Users on the Twitter-like service Weibo, citing witnesses who were at the scene, said there was no official warning in Phuket against sailing when the ship left port, before it encountered inclement weather at sea.

They also questioned the actions of the boats’ Thai crews, who reportedly abandoned passengers when water rushed in.

Continue reading: CNN

The National Legislative Assembly has voted unanimously to approve the National Strategy, with binding effect over the next 20 years and penalties for non-compliance.

After the 179-0 vote in favour on Friday, the strategy will be submitted for royal endorsement by the prime minister within 20 days.

Once royally approved, a drafting panel will be appointed in 60 days to prepare a master plan for each of the six strategic areas to achieve the goals set in the law within 120 days. The master plans will then be approved by the National Strategy Committee and then the cabinet.

The six strategic areas are security, competitiveness enhancement, human resource development, social equality, green growth and rebalancing and public sector development.

On security, the key focuses are national security, keeping people happy, managing situations to ensure security, safety and order at all levels, as well as preventing and solving existing and future security challenges.

On competitiveness enhancement, the focus is on upgrading national potential on multiple dimensions based on three concepts.

“Building on the past” goes back to the roots and apply them to new economic and social environments. “Adjusting the present” paves the way to the future through infrastructure development in several dimensions. “Creating new values for the future” enhances the potential of operators to meet market demands.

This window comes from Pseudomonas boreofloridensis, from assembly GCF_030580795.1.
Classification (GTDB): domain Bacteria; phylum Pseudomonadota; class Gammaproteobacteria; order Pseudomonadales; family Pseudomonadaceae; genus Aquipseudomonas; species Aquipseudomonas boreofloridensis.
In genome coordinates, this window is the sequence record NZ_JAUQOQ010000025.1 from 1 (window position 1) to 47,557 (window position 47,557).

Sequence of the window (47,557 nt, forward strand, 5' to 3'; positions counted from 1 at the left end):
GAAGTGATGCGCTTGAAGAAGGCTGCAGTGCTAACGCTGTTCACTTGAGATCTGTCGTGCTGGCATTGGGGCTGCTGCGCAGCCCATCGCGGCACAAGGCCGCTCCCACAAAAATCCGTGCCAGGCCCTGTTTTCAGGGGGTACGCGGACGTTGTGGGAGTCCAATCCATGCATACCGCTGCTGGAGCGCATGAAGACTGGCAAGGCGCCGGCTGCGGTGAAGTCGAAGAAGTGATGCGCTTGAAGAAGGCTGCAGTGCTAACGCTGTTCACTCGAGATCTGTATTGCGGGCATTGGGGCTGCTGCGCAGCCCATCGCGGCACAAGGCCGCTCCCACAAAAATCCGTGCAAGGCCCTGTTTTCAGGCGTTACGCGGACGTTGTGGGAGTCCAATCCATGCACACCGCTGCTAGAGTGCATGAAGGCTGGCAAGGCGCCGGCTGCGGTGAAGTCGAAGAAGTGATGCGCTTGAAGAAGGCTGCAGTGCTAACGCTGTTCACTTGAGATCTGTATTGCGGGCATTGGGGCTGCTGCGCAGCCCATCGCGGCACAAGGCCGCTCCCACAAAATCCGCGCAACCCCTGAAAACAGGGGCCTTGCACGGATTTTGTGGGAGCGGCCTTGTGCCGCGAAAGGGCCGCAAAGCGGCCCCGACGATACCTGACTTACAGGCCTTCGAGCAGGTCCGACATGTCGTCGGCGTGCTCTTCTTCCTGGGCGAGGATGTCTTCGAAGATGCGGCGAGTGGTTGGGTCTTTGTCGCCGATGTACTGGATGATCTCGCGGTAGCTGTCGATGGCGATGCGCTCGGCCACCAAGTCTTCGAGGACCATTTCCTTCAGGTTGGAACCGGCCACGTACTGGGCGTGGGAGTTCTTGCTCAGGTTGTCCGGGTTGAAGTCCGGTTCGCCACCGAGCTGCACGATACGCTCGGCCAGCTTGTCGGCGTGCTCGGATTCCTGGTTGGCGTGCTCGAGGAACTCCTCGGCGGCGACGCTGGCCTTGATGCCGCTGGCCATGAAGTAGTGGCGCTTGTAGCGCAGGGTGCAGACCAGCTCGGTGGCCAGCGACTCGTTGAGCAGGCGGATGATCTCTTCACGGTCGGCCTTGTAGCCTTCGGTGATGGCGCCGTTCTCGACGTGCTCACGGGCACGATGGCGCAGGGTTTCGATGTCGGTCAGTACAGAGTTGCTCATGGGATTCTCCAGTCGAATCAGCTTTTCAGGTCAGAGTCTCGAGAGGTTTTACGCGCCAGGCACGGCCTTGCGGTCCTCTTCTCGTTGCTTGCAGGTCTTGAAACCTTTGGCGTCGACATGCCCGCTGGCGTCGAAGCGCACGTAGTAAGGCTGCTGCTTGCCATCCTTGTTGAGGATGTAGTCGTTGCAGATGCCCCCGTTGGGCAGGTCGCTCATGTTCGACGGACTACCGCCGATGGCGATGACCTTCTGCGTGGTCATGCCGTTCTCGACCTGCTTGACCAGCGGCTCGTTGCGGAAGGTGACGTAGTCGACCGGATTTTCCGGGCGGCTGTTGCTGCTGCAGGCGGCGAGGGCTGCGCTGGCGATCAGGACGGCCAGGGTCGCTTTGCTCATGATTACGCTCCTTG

On human resource development, improvements will be made at all levels and in all age groups so Thais will be good, competent and high-quality citizens for their country.

On social equality, the focus is on pulling resources from all sectors to steer changes and supporting people’s assemblies to mobilise ideas for public interests.

Steering environmentally friendly growth aims to build sustainable development in all dimensions.

Rebalancing and public-sector development aim to reinvent the public sector so it has the size that matches its missions and can adapt itself to the changing world. They will also instil a conscience which rejects all forms of corruption in all officials.

All government agencies and public organisations must comply with the master plans and budget allocations must be in line with them.

Any policy proposed by a political party must be within the national strategic framework. A government’s policy statement or budget allocations must also be in compliance with it.

Compliance with the strategy will be monitored by the National Strategy Committee, which will inform the National Anti-Corruption Commission (NACC) if it sees a non-compliance. The NACC will then consider the case and if any agency is found guilty of malfeasance, its chief may face suspension from public offices or from position, expulsion or a jail term.

Senators, who will be appointed by the junta shortly before the general election, are also tasked with monitoring compliance with the strategy. Since they serve a five-year term, a year longer than a government’s, they will continue this duty under at least two governments.